Grades 10-12, College, Adults
Directed by Susan Saladoff
Produced by Susan Saladoff, Carly Hugo, Alan Oxman
DVD Purchase $350, Rent $95
US Release Date: 2013
Copyright Date: 2011
DVD ISBN: 1-93777-292-6
Citizenship and Civics
Marketing and Advertising
Awards and Festivals
Sundance Film Festival
HotDocs, Canadian International Documentary Film Festival
Full Frame Documentary Film Festival
Grand Jury Prize, Best Documentary Seattle International Film Festival
The Documentary Everyone in America Should See, Traverse City Film Festival
Grand Jury Award, Best Documentary Feature, Gasparilla International Film Festival
AFI/Silverdocs Documentary Film Festival
Los Angeles Film Festival
Atlanta Film Festival
Ashland Independent Film Festival
Edmonton International Film Festival
Nantucket Film Festival
Sedona International Film Festival
Provincetown International Film Festival
Sarasota Film Festival
DocuWest Film Festival
Waterfront Film Festival
Little Rock Film Festival
Is Justice Being Served?
Tells the truth about the McDonald's hot coffee case and exposes the influence of corporate America on our civil justice system.
Note: There are two versions of this program on the same DVD: 86-minutes and 50-minutes.
Seinfeld mocked it. Letterman put it on one of his Top Ten lists. More than 15 years later, the McDonald's coffee case continues to be cited as a prime example of how citizens use "frivolous" lawsuits to take unfair advantage of America's legal system.
But is that an accurate portrayal of the facts? First-time filmmaker and former public interest lawyer Susan Saladoff uses the infamous legal battle that began with a spilled cup of coffee to investigate what's behind America's zeal for tort reform. By following four people whose lives were devastated by the attacks on our courts, this thought-provoking documentary challenges the assumptions Americans hold about "jackpot justice."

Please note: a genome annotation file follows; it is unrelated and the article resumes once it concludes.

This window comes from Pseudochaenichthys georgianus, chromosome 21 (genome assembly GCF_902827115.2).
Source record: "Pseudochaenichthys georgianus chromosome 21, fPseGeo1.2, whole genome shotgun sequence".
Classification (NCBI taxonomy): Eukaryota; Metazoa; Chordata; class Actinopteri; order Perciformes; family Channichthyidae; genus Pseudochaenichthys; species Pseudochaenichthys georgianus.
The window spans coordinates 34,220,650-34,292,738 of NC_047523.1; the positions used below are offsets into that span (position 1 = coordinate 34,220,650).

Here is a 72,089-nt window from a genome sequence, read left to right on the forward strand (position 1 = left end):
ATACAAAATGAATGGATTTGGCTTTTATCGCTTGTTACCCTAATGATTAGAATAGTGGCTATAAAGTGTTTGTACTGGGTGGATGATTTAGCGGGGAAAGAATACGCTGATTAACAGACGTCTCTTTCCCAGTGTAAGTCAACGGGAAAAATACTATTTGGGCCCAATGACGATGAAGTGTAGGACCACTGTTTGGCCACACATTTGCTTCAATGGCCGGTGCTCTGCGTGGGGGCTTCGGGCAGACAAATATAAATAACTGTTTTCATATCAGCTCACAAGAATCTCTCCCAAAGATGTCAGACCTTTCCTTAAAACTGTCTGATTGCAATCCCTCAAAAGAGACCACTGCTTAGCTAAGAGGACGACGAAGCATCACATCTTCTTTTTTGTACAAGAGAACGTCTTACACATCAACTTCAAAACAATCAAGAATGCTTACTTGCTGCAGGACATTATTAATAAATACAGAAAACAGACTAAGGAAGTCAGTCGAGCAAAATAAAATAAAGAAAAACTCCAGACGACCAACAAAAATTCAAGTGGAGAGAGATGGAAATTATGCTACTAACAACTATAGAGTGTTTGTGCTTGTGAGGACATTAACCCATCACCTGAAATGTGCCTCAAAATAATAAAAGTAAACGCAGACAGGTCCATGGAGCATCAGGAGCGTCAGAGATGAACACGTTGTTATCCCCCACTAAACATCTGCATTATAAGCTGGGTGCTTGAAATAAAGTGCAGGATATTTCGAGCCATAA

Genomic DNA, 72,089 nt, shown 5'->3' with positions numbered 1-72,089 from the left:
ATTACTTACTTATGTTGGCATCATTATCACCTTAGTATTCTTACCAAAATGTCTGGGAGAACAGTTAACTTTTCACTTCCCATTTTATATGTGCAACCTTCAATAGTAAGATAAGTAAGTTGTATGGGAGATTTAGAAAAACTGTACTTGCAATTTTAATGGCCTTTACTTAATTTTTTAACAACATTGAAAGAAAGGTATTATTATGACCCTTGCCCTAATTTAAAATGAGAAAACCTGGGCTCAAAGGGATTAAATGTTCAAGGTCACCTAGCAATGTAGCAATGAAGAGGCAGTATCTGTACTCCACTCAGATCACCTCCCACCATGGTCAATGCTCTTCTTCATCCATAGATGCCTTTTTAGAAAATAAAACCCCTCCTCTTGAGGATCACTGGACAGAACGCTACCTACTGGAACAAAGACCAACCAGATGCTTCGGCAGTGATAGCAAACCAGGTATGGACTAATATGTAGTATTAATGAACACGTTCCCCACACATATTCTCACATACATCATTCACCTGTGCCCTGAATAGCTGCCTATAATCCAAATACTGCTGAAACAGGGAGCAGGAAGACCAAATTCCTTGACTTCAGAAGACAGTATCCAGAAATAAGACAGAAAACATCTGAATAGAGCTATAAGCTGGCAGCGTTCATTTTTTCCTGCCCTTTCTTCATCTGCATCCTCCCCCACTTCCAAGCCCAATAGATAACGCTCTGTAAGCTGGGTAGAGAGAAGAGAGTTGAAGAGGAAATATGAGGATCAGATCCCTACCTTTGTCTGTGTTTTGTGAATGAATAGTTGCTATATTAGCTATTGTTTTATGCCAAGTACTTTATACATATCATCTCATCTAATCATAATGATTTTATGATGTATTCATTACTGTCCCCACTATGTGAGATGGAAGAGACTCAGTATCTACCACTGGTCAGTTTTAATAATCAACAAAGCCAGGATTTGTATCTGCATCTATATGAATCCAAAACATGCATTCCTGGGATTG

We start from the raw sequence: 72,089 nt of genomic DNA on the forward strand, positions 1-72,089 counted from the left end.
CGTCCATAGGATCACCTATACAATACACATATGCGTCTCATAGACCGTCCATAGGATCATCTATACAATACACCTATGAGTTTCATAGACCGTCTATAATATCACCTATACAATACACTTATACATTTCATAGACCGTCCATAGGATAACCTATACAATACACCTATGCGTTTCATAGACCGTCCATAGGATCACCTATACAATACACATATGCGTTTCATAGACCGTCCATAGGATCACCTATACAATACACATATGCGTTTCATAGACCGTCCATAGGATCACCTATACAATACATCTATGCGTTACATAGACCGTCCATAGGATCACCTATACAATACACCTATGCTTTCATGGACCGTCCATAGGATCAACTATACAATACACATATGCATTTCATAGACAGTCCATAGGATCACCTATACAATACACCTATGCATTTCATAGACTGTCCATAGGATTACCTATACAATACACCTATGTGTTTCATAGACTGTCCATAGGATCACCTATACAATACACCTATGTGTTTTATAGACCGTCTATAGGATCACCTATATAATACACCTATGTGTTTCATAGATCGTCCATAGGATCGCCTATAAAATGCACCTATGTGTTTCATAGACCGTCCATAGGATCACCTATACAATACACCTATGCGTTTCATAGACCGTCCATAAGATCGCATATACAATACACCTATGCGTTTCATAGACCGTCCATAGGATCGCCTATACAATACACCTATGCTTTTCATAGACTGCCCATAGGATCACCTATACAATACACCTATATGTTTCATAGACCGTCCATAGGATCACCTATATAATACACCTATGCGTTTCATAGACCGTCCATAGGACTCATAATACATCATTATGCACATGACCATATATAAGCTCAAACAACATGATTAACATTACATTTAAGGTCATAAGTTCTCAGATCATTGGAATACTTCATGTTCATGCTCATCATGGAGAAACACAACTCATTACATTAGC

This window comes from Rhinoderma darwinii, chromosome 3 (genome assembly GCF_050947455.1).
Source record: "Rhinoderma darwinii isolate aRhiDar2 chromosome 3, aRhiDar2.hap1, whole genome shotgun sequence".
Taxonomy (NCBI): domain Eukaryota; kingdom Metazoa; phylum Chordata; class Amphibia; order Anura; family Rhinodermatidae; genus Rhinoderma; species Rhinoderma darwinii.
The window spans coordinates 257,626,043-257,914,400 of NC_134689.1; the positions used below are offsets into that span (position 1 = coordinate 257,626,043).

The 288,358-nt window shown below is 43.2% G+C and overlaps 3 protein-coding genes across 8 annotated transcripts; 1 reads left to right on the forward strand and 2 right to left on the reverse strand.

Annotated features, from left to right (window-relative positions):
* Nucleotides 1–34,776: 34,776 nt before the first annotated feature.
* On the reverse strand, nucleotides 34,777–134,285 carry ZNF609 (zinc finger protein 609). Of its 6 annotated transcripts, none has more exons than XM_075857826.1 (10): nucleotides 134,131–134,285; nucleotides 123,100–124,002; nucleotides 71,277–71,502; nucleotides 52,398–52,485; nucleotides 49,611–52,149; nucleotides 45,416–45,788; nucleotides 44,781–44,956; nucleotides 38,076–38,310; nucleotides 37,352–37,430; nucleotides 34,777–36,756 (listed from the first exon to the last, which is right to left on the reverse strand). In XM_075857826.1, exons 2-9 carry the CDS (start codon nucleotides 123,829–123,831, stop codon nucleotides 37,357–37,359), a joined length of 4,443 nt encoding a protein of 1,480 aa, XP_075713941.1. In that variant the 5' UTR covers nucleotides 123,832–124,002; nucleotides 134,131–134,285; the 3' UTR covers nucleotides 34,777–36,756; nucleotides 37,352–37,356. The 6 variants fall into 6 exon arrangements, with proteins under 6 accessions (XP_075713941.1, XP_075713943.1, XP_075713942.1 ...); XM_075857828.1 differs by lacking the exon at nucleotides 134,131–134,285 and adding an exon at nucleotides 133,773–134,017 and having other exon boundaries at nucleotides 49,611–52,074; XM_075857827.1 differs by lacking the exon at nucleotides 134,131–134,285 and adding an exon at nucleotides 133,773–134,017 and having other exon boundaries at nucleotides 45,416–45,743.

"As a Torts professor, I was riveted to the screen as the movie illuminated many of the issues and injustices currently plaguing our tort system. The students very much enjoyed the real life stories that poignantly illustrated the legal concepts we had been studying. There was a buzz around campus for a couple weeks and the conversations in the hallways and in the classrooms revisited the heart-wrenching struggles that those featured in the movie were going through. This is a must-see movie for those interested in tort reform and legal justice."
Jim Gash, Associate Dean for Student Life, Associate Professor of Law, Pepperdine University
"Hot Coffee is a provocative exploration of Big Business' campaign to weaken the civil justice system. Those who believe the nation is suffering from frivolous lawsuits may discover that they were led to that view -- not by facts -- but by clever propaganda."
Carl T. Bogus, Professor of Law, Roger Williams University, Author, Why Lawsuits Are Good for America
"This is a film that every law student, and everyone else interested in our civil justice system, should see, think about, and discuss with others, ideally in a public event after just seeing the movie. While our civil justice system is the best in the world, Hot Coffee makes it clear that it is being threatened in very frightening ways. The issue for us all is, what can and should we do to see that justice is a reality and not just a slogan?"